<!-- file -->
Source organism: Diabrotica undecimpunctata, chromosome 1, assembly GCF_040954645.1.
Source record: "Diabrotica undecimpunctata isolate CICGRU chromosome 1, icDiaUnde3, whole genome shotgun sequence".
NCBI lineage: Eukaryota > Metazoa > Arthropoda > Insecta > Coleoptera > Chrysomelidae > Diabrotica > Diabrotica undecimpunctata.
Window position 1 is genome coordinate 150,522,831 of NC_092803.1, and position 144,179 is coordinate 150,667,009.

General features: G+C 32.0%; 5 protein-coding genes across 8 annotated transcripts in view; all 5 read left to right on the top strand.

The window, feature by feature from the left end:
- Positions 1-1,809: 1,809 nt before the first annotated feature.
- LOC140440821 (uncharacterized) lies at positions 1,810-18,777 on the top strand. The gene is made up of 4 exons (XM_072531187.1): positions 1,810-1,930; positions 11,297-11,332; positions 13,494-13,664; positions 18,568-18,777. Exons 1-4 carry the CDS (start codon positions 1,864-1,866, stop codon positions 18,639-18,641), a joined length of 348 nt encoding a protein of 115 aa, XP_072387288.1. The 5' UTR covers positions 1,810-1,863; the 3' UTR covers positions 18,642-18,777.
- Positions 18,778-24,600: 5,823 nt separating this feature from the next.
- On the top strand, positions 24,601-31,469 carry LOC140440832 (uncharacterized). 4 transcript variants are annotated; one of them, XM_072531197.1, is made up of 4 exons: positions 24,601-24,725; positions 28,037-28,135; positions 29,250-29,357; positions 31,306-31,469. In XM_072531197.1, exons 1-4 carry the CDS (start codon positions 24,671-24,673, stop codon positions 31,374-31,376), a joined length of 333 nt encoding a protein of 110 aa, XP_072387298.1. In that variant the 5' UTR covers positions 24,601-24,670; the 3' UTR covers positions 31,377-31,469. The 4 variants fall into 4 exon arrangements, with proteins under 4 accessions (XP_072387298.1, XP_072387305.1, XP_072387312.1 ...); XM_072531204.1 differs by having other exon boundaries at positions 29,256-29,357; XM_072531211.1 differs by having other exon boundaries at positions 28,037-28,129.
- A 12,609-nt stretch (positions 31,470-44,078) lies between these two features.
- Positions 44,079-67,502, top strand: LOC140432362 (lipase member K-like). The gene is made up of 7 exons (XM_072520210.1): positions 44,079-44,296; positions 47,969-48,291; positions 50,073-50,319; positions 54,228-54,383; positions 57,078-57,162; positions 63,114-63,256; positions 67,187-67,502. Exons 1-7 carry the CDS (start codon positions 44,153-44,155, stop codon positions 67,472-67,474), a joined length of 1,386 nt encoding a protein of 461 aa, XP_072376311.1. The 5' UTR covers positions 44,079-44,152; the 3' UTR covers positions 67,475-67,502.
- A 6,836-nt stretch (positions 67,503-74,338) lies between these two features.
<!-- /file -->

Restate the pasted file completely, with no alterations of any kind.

Source organism: Diabrotica undecimpunctata, chromosome 1, assembly GCF_040954645.1.
Source record: "Diabrotica undecimpunctata isolate CICGRU chromosome 1, icDiaUnde3, whole genome shotgun sequence".
NCBI lineage: Eukaryota > Metazoa > Arthropoda > Insecta > Coleoptera > Chrysomelidae > Diabrotica > Diabrotica undecimpunctata.
Window position 1 is genome coordinate 150,522,831 of NC_092803.1, and position 144,179 is coordinate 150,667,009.

General features: G+C 32.0%; 5 protein-coding genes across 8 annotated transcripts in view; all 5 read left to right on the top strand.

The window, feature by feature from the left end:
- Positions 1-1,809: 1,809 nt before the first annotated feature.
- LOC140440821 (uncharacterized) lies at positions 1,810-18,777 on the top strand. The gene is made up of 4 exons (XM_072531187.1): positions 1,810-1,930; positions 11,297-11,332; positions 13,494-13,664; positions 18,568-18,777. Exons 1-4 carry the CDS (start codon positions 1,864-1,866, stop codon positions 18,639-18,641), a joined length of 348 nt encoding a protein of 115 aa, XP_072387288.1. The 5' UTR covers positions 1,810-1,863; the 3' UTR covers positions 18,642-18,777.
- Positions 18,778-24,600: 5,823 nt separating this feature from the next.
- On the top strand, positions 24,601-31,469 carry LOC140440832 (uncharacterized). 4 transcript variants are annotated; one of them, XM_072531197.1, is made up of 4 exons: positions 24,601-24,725; positions 28,037-28,135; positions 29,250-29,357; positions 31,306-31,469. In XM_072531197.1, exons 1-4 carry the CDS (start codon positions 24,671-24,673, stop codon positions 31,374-31,376), a joined length of 333 nt encoding a protein of 110 aa, XP_072387298.1. In that variant the 5' UTR covers positions 24,601-24,670; the 3' UTR covers positions 31,377-31,469. The 4 variants fall into 4 exon arrangements, with proteins under 4 accessions (XP_072387298.1, XP_072387305.1, XP_072387312.1 ...); XM_072531204.1 differs by having other exon boundaries at positions 29,256-29,357; XM_072531211.1 differs by having other exon boundaries at positions 28,037-28,129.
- A 12,609-nt stretch (positions 31,470-44,078) lies between these two features.
- Positions 44,079-67,502, top strand: LOC140432362 (lipase member K-like). The gene is made up of 7 exons (XM_072520210.1): positions 44,079-44,296; positions 47,969-48,291; positions 50,073-50,319; positions 54,228-54,383; positions 57,078-57,162; positions 63,114-63,256; positions 67,187-67,502. Exons 1-7 carry the CDS (start codon positions 44,153-44,155, stop codon positions 67,472-67,474), a joined length of 1,386 nt encoding a protein of 461 aa, XP_072376311.1. The 5' UTR covers positions 44,079-44,152; the 3' UTR covers positions 67,475-67,502.
- A 6,836-nt stretch (positions 67,503-74,338) lies between these two features.